Shortage of Qualified Teachers
The shortage of qualified teachers in Kazakhstan is a pressing challenge that affects the quality of education. High turnover rates, low salaries, and limited professional development opportunities contribute to difficulties in attracting and retaining highly skilled educators. This shortage leads to larger class sizes, limited individualized attention, and a decline in the overall instructional quality. (OECD 2018)
Insufficient Focus on Vocational Education
The lack of emphasis on vocational education opportunities is another challenge faced by the Kazakhstani educational system. The current system primarily prioritizes academic degrees, neglecting the importance of practical skills training. As a result, there is a shortage of skilled workers in various industries, hindering economic growth and diversification. (Tanirbergenova 2017)
Inclusion of Marginalized and Disadvantaged Groups:
The educational system in Kazakhstan faces the challenge of ensuring the inclusion of marginalized and disadvantaged groups. This challenge encompasses various groups, including children from low-income families, ethnic minority groups, children in remote areas, girls, and children with special educational needs. These groups often encounter barriers that hinder their access to quality education and limit their educational opportunities.
One aspect of this challenge is the limited resources available to support the education of marginalized and disadvantaged groups. Low-income families may struggle to afford educational materials, uniforms, and transportation costs, which can impede their children’s ability to attend school regularly and participate fully in the educational process. Additionally, schools in remote areas may lack sufficient infrastructure, resources, and qualified teachers, further exacerbating educational disparities for children in these regions.
Language barriers also pose a significant challenge for certain marginalized groups, particularly ethnic minority children. Kazakhstan is a diverse country with various ethnic groups, each with its own language and cultural heritage. However, the educational system predominantly operates in Kazakh or Russian, which can create barriers for non-native speakers. Limited access to education in their mother tongue can affect these children’s ability to fully understand and engage with the curriculum, potentially leading to lower educational outcomes.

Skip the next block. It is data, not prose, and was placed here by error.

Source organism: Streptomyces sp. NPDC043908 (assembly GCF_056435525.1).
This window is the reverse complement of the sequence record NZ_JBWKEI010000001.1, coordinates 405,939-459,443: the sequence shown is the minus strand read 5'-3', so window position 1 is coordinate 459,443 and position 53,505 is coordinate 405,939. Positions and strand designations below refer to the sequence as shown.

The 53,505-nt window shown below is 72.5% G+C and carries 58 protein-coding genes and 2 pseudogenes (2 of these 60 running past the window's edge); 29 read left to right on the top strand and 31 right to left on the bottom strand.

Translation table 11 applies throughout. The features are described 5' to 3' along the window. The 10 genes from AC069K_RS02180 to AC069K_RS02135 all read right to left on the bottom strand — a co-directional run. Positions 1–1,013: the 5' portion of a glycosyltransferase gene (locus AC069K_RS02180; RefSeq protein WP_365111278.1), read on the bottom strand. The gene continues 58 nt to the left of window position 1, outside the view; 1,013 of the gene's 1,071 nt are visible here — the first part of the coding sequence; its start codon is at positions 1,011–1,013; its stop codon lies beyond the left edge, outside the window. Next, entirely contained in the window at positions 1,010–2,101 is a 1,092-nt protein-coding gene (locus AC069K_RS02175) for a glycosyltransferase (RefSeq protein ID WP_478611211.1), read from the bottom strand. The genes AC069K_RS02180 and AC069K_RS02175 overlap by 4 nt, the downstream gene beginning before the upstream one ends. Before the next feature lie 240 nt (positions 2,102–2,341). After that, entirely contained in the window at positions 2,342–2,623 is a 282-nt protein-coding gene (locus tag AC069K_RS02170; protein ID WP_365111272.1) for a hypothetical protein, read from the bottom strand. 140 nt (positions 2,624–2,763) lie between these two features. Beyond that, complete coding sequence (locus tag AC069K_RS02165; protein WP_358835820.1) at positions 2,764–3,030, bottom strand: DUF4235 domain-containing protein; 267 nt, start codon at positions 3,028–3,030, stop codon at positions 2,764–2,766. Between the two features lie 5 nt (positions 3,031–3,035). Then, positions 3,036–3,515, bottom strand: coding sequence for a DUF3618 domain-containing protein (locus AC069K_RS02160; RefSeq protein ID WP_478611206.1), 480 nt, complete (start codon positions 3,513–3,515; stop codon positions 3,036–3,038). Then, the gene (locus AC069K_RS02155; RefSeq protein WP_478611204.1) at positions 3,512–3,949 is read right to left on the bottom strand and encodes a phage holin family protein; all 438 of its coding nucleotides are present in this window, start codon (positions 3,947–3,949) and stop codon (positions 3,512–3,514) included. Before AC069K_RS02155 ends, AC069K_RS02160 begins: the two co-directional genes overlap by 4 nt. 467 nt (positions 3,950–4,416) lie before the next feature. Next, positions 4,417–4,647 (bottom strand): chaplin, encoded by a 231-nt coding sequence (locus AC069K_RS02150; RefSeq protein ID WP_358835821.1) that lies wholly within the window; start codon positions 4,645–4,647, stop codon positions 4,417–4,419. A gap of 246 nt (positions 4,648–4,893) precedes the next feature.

Cultural biases and discriminatory practices can further hinder the inclusion of marginalized groups in the educational system. Girls, for example, may face traditional gender roles and expectations that prioritize their domestic duties over their education. This can result in lower school enrollment rates and limited educational opportunities for girls, impacting their long-term prospects and perpetuating gender inequalities. Similarly, children with special educational needs may encounter stigmatization, inadequate support, and a lack of inclusive educational settings that cater to their specific needs.
Inadequate Funding and Research
Insufficient funding for education, coupled with limited research opportunities, creates obstacles to progress. Inadequate financial resources hamper infrastructure development, access to learning materials, and the implementation of necessary reforms. Moreover, the lack of research funding limits innovation, knowledge creation, and evidence-based decision-making within the education system. (Rakhmatullayeva 2020)
Recognizing and addressing the educational challenges in Kazakhstan is crucial for the country’s sustainable development and the well-being of its citizens. Unequal access to quality education, outdated curricula, shortage of qualified teachers, insufficient focus on vocational education, and inadequate funding and research are significant hurdles that need to be overcome. By implementing comprehensive reforms, increasing investments in education, prioritizing teacher training and retention, modernizing curricula, expanding vocational education opportunities, and allocating adequate funding for research, Kazakhstan can pave the way for a brighter future. These efforts will empower Kazakhstan’s students to thrive in an ever-evolving world and contribute to the country’s sustainable development.
Akhmedjanova, G. (2018). Challenges facing the education system in Kazakhstan. Journal of Education and Vocational Research, 9(2), 57-62.
Mukhametzhanova, Z. (2019). Outdated Curricula and Teaching Methods in Kazakhstan: Challenges and Solutions. International Journal of Educational Development, 75, 102178.
Rakhmatullayeva, G. (2020). Teacher shortage in Kazakhstan: Causes and solutions. International Journal of Educational Development, 64, 115-120.
Tanirbergenova, A., & Kupeshova, G. (2017). The challenge of vocational education in Kazakhstan. European Journal of Social Sciences Education and Research, 9(2), 37-43.
OECD. (2018). Education in Kazakhstan: Moving towards 2030.
Hauge, T. E., & Prieto, L. P. (2019). Digital inequalities in Kazakhstan: Exploring socio-economic disparities in internet use. Information, Communication & Society, 22(7), 988-1005.